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Old Jul 13, 2005, 12:26 AM   #1
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Join Date: Jun 2005
Posts: 12

I'm an amateur surfing photographer, researching and preparing to upgrade to some semi-pro equipment. I'm stuck on telephoto lenses.

I shoot from the beach, so almost always at some distance (100-200 feet)

I am planning to get a Canon 20d.

While I would love to get a 500 or 600 prime lens, there isn't any way I can afford it. I need a much more affordable alternative. Someone suggested the newish Sigma 50-500mm F4-6.3 telephoto zoom lens. I like the price very much (around $900) and have read some glowing reviews. But I still want to hear more opinions before giving it a try.

Anyone with an opinion of this lens, or any opinion on my situation really, please respond. Thanks very much.


Rob K is offline   Reply With Quote
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Old Jul 13, 2005, 12:30 AM   #2
Join Date: Sep 2004
Posts: 92

Fantastic lens, nothing else like it that gives you 10x zoom and this kind of quality (considering it's 10x zoom) and at this price. The "Bigma" is a Sigma favorite and is suited to exactly what you want to do. For example, see this link:


Other good choices might be the 100-400L or 80-400EX, but this new Bigma is a serious option. Best wishes, and see my site for some test shots:

fstopjojo is offline   Reply With Quote
Old Jul 16, 2005, 1:03 PM   #3
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Posts: 155

I've had a Bigma for a year and a half. One of the reviews I read that helped me decide was by a surfer photographer who bought it so that he could zoom back for context images to go with his closeups. Here are some thoughts. I don't shoot surfers, though.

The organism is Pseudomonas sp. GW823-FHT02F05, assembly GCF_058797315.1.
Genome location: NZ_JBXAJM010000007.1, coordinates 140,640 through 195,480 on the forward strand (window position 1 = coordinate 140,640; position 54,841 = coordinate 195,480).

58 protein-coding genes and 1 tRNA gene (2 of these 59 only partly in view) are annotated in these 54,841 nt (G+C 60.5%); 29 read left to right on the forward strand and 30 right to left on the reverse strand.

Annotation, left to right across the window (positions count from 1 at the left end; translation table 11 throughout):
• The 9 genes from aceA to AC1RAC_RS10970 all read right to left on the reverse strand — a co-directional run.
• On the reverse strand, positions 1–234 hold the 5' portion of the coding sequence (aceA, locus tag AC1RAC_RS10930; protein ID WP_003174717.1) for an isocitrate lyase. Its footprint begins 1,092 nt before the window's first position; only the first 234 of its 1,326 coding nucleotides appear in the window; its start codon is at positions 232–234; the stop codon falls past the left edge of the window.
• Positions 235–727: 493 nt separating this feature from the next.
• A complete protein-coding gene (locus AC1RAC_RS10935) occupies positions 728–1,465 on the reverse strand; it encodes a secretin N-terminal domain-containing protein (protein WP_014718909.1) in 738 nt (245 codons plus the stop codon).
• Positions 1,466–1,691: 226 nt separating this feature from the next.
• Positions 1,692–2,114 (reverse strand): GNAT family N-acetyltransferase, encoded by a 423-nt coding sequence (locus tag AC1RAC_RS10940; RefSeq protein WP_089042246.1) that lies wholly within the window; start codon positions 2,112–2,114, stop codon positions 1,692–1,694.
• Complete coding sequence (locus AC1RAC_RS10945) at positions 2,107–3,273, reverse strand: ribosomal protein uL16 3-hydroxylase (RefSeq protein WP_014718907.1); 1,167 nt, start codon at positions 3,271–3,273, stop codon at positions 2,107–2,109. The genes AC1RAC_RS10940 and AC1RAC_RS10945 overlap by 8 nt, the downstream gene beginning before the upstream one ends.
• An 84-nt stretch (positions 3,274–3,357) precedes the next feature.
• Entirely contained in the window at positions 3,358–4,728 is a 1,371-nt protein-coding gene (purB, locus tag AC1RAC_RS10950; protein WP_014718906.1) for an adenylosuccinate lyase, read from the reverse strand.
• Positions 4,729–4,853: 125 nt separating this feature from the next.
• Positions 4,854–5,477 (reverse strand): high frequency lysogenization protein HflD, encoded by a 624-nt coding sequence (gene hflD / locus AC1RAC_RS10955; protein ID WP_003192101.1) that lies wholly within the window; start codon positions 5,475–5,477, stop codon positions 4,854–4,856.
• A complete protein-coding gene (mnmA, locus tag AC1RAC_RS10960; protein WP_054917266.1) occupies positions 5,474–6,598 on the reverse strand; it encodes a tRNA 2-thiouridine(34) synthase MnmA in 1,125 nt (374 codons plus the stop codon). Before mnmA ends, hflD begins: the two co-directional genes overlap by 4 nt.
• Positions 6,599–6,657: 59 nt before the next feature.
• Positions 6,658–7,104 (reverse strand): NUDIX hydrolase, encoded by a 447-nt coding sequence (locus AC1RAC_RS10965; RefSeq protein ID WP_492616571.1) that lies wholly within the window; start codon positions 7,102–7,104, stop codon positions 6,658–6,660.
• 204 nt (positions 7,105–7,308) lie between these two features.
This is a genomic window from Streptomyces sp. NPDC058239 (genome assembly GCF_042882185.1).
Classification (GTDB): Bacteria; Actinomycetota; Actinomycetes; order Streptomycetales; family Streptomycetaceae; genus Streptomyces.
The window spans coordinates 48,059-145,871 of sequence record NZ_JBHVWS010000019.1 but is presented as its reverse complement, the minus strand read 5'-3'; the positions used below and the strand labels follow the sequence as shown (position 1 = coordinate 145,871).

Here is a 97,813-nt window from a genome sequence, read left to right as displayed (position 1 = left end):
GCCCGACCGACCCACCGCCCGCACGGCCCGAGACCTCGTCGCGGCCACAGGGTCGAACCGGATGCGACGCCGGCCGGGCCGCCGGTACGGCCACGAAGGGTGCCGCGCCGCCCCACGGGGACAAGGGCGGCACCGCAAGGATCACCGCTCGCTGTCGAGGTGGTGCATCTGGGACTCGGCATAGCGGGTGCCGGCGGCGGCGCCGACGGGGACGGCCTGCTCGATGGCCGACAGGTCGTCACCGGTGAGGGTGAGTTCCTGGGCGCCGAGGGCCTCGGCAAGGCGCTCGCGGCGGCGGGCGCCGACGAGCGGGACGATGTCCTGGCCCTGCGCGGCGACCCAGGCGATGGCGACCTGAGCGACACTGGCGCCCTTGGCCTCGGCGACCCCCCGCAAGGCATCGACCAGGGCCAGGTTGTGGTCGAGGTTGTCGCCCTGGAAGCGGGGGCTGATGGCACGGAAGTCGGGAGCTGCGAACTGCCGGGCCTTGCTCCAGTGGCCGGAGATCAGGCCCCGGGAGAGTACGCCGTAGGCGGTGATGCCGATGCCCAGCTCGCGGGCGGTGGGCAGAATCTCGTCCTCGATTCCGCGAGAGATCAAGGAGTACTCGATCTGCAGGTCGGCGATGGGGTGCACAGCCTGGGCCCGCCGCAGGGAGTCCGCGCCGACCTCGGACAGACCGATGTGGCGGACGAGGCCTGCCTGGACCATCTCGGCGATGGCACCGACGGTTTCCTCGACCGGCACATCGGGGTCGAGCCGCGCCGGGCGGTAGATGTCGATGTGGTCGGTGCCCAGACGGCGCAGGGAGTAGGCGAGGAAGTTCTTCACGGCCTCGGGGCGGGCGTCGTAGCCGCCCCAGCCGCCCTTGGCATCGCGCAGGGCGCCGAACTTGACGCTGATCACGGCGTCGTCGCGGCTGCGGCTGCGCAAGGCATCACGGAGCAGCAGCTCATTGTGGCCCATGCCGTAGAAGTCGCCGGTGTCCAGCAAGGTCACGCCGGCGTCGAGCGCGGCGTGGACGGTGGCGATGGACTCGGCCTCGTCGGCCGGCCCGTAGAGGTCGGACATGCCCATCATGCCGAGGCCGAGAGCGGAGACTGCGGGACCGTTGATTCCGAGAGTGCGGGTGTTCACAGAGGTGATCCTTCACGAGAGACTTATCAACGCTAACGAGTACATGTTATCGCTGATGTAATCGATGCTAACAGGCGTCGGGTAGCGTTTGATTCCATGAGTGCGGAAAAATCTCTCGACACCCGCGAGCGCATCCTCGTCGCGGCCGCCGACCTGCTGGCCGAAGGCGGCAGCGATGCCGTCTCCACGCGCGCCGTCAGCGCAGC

At 500mm wide open (F6.3) the lens is kindof soft. F7.1 or F8 and it's good. Note that this lens "lies" to the camera. It says it is F5.6 at 500mm so that the camera (10D, 20D, 300D, 350D) will not disable autofocus. It does AF fine, though, because Canon cameras are overengineered and will accurately AF beyond F5.6. With really good light, it will AF with Bigma and a Tamron standard 1.4x converter (which makes it effectively F9).

Motorcycle races from the infield. The lens is too heavy and lacks image stabilization, so I found it not suitable for me. The Canon 100-400IS worked much better in this application, with its less weight and Mode 2 (vertical stabilization only) IS.

I did some handheld shots at a wildlife refuge, shooting low flying sandhill cranes, and a few were very good--just luck, although with practice and a little working out with weights, and it could be OK handheld.

With extension tubes, this is good for dragonfiles and other insects that you can't get very close to, although it's a little clumsy for fast moving bugs like butterflies.

Filter size is 86mm--very hard to find and very expensive when you do find them. There is no Cokin filter adapter for that size.

Finally, since I started using the 100-400IS, I hardly ever use Bigma any more. The Tamron 1.4x works on the 100-400 and allows autofocus, so that one is my telezoom of choice most of the time. But if you need the additional length, Bigma works.
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